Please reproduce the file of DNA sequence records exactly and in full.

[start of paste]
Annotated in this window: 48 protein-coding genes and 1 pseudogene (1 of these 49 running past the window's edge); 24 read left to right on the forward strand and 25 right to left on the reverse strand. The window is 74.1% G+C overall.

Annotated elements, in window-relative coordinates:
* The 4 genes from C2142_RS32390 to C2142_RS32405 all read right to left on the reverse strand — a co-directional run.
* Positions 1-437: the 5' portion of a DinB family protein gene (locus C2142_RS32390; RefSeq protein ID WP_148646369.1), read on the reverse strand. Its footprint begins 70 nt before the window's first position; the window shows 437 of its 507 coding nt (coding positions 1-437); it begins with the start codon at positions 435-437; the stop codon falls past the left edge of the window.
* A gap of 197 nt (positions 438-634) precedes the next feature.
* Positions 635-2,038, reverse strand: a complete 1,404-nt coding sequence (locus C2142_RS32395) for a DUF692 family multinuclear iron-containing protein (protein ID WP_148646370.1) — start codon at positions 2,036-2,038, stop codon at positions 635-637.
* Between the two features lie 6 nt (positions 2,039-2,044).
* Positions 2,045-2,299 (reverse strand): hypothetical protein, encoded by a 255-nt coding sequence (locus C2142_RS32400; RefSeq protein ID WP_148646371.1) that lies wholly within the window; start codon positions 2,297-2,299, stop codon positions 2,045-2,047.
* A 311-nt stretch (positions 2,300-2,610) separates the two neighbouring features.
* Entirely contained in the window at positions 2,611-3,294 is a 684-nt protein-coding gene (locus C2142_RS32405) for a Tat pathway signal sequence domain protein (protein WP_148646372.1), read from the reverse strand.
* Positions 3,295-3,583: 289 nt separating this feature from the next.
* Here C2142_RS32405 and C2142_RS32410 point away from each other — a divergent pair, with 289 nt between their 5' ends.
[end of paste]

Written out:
Annotated in this window: 48 protein-coding genes and 1 pseudogene (1 of these 49 running past the window's edge); 24 read left to right on the forward strand and 25 right to left on the reverse strand. The window is 74.1% G+C overall.

Annotated elements, in window-relative coordinates:
* The 4 genes from C2142_RS32390 to C2142_RS32405 all read right to left on the reverse strand — a co-directional run.
* Positions 1-437: the 5' portion of a DinB family protein gene (locus C2142_RS32390; RefSeq protein ID WP_148646369.1), read on the reverse strand. Its footprint begins 70 nt before the window's first position; the window shows 437 of its 507 coding nt (coding positions 1-437); it begins with the start codon at positions 435-437; the stop codon falls past the left edge of the window.
* A gap of 197 nt (positions 438-634) precedes the next feature.
* Positions 635-2,038, reverse strand: a complete 1,404-nt coding sequence (locus C2142_RS32395) for a DUF692 family multinuclear iron-containing protein (protein ID WP_148646370.1) — start codon at positions 2,036-2,038, stop codon at positions 635-637.
* Between the two features lie 6 nt (positions 2,039-2,044).
* Positions 2,045-2,299 (reverse strand): hypothetical protein, encoded by a 255-nt coding sequence (locus C2142_RS32400; RefSeq protein ID WP_148646371.1) that lies wholly within the window; start codon positions 2,297-2,299, stop codon positions 2,045-2,047.
* A 311-nt stretch (positions 2,300-2,610) separates the two neighbouring features.
* Entirely contained in the window at positions 2,611-3,294 is a 684-nt protein-coding gene (locus C2142_RS32405) for a Tat pathway signal sequence domain protein (protein WP_148646372.1), read from the reverse strand.
* Positions 3,295-3,583: 289 nt separating this feature from the next.
* Here C2142_RS32405 and C2142_RS32410 point away from each other — a divergent pair, with 289 nt between their 5' ends.